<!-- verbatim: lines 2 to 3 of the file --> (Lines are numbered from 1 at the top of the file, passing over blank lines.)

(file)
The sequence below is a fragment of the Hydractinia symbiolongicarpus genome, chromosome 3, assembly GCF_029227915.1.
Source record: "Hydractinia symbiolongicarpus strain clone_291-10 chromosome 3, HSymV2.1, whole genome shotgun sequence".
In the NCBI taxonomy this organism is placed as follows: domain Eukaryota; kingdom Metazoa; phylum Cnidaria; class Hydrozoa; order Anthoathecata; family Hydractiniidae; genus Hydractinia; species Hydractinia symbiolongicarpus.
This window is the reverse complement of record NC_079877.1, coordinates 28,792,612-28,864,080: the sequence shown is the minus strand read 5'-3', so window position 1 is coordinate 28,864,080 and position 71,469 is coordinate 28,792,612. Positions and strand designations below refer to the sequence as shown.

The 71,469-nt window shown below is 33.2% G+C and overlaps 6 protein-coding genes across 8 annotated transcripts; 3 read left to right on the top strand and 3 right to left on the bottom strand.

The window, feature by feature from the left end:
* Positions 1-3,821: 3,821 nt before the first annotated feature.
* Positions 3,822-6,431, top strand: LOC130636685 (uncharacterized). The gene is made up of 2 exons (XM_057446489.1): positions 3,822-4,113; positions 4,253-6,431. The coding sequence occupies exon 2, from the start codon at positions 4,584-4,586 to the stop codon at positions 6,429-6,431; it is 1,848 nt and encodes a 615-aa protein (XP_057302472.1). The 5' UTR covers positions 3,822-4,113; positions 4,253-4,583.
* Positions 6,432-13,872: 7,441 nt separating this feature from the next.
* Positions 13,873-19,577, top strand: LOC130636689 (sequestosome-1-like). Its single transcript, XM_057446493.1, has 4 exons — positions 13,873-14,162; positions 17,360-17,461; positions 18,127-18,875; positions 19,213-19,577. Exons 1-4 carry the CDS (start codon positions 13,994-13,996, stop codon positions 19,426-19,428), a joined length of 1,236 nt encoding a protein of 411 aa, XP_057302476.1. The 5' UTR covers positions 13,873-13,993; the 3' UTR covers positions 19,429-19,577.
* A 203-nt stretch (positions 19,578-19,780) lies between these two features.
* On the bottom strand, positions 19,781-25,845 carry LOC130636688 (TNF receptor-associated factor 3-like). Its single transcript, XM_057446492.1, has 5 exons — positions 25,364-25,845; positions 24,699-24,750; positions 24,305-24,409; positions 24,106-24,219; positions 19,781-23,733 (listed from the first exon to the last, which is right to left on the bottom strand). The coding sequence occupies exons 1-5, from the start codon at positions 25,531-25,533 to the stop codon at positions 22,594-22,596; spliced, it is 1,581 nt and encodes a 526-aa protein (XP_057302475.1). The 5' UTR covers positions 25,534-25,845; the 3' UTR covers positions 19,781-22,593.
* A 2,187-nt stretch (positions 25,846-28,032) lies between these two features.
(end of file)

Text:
Source record: "Hydractinia symbiolongicarpus strain clone_291-10 chromosome 3, HSymV2.1, whole genome shotgun sequence".
In the NCBI taxonomy this organism is placed as follows: domain Eukaryota; kingdom Metazoa; phylum Cnidaria; class Hydrozoa; order Anthoathecata; family Hydractiniidae; genus Hydractinia; species Hydractinia symbiolongicarpus.